Executive Briefings

Amazon: If You Can't Beat Them, Join Them

Amazon. To the customer the word is synonymous with low prices, unlimited assortment, and fast and free shipping. To retailers it is a constant reminder that the retail landscape has been forever changed and they need to adopt to keep pace or be left on the outside looking in.

But can it also stand for opportunity? An opportunity for retailers to redefine and reimagine their organizations to compete in today's customer-centric environment. Can it be a rallying call? A mantra of sorts for retailers to remind themselves that while the old way of doing business is gone, it should not be forgotten. And that by embracing their strengths and fortifying their weaknesses they can survive and thrive in the modern marketplace.

The Game Has Changed

The meteoric rise of Amazon over the past 20 years from dotcom startup to e-commerce juggernaut has been well documented. Thanks to a dedication to a unique customer experience and a willingness to take big gambles and develop and implement disruptive technology, Amazon has solidified its position as the undisputed leader in the e-commerce space.

In fact, over the past 12 months Amazon has racked up more than $94bn in online sales, which is nearly $40bn more than the next nine retailers combined, according to data from eMarketer. While some retailers might be content to sit back and watch this river of cash flow in, Amazon knows the key to its success is remaining on the cutting-edge in both experience and technology.

“Amazon is fundamentally a technology company and retailers are routinely being asked to be technology companies,” says Lila Snyder, EVP and president, global e-commerce, Pitney Bowes. “But none of what retailers had to do before has gone away: merchandising, brand management, store ops, consumer experience, etc.”

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But can it also stand for opportunity? An opportunity for retailers to redefine and reimagine their organizations to compete in today's customer-centric environment. Can it be a rallying call? A mantra of sorts for retailers to remind themselves that while the old way of doing business is gone, it should not be forgotten. And that by embracing their strengths and fortifying their weaknesses they can survive and thrive in the modern marketplace.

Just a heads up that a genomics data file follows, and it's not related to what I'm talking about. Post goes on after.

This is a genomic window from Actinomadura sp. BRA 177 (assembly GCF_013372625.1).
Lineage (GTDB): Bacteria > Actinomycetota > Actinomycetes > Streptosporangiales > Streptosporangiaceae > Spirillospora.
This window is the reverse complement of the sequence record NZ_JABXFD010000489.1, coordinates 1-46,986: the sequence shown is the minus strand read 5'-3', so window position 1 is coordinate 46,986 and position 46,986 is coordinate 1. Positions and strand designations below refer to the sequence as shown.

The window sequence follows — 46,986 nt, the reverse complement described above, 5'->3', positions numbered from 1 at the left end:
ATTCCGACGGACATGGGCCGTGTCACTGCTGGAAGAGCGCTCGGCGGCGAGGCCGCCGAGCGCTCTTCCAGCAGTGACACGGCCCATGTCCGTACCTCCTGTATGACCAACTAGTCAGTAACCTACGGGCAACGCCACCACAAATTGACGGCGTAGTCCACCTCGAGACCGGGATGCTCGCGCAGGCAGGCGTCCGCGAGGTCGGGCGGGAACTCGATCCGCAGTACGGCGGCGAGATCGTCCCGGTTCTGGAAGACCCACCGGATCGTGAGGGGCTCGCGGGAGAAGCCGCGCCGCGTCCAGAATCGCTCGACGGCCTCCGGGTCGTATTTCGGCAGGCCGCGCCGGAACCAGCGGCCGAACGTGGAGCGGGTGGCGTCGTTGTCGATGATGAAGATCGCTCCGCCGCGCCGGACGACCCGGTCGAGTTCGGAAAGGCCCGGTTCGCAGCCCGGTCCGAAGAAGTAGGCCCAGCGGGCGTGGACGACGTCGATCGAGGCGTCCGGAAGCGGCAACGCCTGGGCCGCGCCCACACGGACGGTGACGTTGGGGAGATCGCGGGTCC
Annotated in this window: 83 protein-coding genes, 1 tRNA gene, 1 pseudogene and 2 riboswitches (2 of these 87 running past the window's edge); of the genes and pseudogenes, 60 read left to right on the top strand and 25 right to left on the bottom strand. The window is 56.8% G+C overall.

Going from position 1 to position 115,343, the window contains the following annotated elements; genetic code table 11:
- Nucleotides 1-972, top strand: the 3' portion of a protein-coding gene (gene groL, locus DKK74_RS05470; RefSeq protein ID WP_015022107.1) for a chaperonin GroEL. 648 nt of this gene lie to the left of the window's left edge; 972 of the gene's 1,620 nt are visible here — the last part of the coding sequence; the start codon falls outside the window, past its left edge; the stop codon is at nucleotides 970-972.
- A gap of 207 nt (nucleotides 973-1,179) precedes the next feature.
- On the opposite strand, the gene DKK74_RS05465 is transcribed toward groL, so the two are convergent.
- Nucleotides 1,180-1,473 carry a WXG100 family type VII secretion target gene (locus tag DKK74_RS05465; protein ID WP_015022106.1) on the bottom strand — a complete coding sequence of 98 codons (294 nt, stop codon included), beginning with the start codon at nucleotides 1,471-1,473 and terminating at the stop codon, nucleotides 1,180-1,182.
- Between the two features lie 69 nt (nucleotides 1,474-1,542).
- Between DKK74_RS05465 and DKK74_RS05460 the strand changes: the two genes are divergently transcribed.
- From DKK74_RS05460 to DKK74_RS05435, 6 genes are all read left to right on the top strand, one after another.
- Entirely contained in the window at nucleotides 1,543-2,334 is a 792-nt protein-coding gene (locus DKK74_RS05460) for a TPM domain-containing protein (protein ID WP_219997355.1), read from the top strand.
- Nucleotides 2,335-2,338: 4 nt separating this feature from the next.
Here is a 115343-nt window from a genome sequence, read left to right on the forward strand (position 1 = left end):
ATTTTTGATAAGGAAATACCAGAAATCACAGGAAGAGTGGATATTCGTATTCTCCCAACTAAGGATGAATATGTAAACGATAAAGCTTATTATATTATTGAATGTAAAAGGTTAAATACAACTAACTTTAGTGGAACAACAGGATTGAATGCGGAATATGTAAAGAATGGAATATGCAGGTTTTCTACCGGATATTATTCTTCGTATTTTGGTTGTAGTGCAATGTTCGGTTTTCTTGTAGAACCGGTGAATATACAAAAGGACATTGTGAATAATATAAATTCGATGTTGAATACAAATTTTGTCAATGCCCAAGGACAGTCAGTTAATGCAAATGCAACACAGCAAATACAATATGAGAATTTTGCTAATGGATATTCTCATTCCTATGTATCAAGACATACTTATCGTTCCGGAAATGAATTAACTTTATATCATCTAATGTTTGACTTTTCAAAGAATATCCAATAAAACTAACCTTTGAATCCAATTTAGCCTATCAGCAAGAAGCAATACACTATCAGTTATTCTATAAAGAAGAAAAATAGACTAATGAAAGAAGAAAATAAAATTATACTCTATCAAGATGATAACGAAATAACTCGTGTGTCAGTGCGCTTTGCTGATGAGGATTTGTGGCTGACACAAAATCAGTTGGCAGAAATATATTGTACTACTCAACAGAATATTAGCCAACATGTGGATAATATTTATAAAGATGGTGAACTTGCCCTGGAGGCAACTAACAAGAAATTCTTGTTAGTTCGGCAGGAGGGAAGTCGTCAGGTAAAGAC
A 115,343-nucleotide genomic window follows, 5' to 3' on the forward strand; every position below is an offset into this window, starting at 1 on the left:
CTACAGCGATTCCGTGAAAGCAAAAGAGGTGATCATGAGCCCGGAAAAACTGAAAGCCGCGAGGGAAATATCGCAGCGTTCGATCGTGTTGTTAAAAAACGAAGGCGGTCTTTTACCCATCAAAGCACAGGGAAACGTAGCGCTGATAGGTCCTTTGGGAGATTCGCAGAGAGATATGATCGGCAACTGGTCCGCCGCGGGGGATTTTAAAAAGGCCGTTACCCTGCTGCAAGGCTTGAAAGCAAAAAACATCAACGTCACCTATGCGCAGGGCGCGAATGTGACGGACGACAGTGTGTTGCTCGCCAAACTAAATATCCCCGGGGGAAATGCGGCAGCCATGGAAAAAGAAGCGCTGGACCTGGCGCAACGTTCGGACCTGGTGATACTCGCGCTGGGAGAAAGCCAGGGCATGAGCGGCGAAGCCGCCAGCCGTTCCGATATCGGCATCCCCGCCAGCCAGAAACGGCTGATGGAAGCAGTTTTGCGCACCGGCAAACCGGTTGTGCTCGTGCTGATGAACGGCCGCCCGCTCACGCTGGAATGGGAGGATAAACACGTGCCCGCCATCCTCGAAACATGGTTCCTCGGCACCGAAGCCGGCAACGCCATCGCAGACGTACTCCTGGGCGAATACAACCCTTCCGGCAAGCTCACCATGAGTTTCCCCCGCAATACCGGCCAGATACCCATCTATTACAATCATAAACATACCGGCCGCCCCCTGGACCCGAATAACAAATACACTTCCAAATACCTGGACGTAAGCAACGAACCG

The Game Has Changed

The meteoric rise of Amazon over the past 20 years from dotcom startup to e-commerce juggernaut has been well documented. Thanks to a dedication to a unique customer experience and a willingness to take big gambles and develop and implement disruptive technology, Amazon has solidified its position as the undisputed leader in the e-commerce space.

In fact, over the past 12 months Amazon has racked up more than $94bn in online sales, which is nearly $40bn more than the next nine retailers combined, according to data from eMarketer. While some retailers might be content to sit back and watch this river of cash flow in, Amazon knows the key to its success is remaining on the cutting-edge in both experience and technology.

“Amazon is fundamentally a technology company and retailers are routinely being asked to be technology companies,” says Lila Snyder, EVP and president, global e-commerce, Pitney Bowes. “But none of what retailers had to do before has gone away: merchandising, brand management, store ops, consumer experience, etc.”

Read Full Article